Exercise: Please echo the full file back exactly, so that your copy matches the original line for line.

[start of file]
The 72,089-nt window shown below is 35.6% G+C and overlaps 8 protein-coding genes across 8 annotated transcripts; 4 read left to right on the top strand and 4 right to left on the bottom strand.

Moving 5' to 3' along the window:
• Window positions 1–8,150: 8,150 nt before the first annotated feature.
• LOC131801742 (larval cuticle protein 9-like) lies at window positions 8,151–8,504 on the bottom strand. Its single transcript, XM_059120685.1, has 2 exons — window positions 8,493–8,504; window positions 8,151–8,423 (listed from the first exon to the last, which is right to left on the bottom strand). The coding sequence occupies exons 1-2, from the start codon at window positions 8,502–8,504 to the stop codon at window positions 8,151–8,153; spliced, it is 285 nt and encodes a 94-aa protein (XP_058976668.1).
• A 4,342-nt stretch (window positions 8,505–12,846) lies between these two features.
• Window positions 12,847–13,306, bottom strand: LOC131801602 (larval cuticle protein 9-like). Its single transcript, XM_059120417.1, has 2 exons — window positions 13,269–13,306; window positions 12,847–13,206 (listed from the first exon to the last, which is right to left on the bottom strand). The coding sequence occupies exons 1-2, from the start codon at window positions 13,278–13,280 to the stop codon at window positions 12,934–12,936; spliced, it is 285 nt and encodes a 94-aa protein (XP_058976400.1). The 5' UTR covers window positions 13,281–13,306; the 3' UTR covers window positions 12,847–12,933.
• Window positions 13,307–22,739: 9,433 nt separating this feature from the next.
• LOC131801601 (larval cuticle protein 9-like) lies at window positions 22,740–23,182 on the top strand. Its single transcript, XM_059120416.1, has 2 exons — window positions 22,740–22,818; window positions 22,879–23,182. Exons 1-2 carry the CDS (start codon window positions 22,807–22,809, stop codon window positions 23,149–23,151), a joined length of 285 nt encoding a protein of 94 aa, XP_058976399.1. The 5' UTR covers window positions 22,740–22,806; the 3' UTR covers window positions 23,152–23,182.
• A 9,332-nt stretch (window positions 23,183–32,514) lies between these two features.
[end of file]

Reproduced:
The 72,089-nt window shown below is 35.6% G+C and overlaps 8 protein-coding genes across 8 annotated transcripts; 4 read left to right on the top strand and 4 right to left on the bottom strand.

Moving 5' to 3' along the window:
• Window positions 1–8,150: 8,150 nt before the first annotated feature.
• LOC131801742 (larval cuticle protein 9-like) lies at window positions 8,151–8,504 on the bottom strand. Its single transcript, XM_059120685.1, has 2 exons — window positions 8,493–8,504; window positions 8,151–8,423 (listed from the first exon to the last, which is right to left on the bottom strand). The coding sequence occupies exons 1-2, from the start codon at window positions 8,502–8,504 to the stop codon at window positions 8,151–8,153; spliced, it is 285 nt and encodes a 94-aa protein (XP_058976668.1).
• A 4,342-nt stretch (window positions 8,505–12,846) lies between these two features.
• Window positions 12,847–13,306, bottom strand: LOC131801602 (larval cuticle protein 9-like). Its single transcript, XM_059120417.1, has 2 exons — window positions 13,269–13,306; window positions 12,847–13,206 (listed from the first exon to the last, which is right to left on the bottom strand). The coding sequence occupies exons 1-2, from the start codon at window positions 13,278–13,280 to the stop codon at window positions 12,934–12,936; spliced, it is 285 nt and encodes a 94-aa protein (XP_058976400.1). The 5' UTR covers window positions 13,281–13,306; the 3' UTR covers window positions 12,847–12,933.
• Window positions 13,307–22,739: 9,433 nt separating this feature from the next.
• LOC131801601 (larval cuticle protein 9-like) lies at window positions 22,740–23,182 on the top strand. Its single transcript, XM_059120416.1, has 2 exons — window positions 22,740–22,818; window positions 22,879–23,182. Exons 1-2 carry the CDS (start codon window positions 22,807–22,809, stop codon window positions 23,149–23,151), a joined length of 285 nt encoding a protein of 94 aa, XP_058976399.1. The 5' UTR covers window positions 22,740–22,806; the 3' UTR covers window positions 23,152–23,182.
• A 9,332-nt stretch (window positions 23,183–32,514) lies between these two features.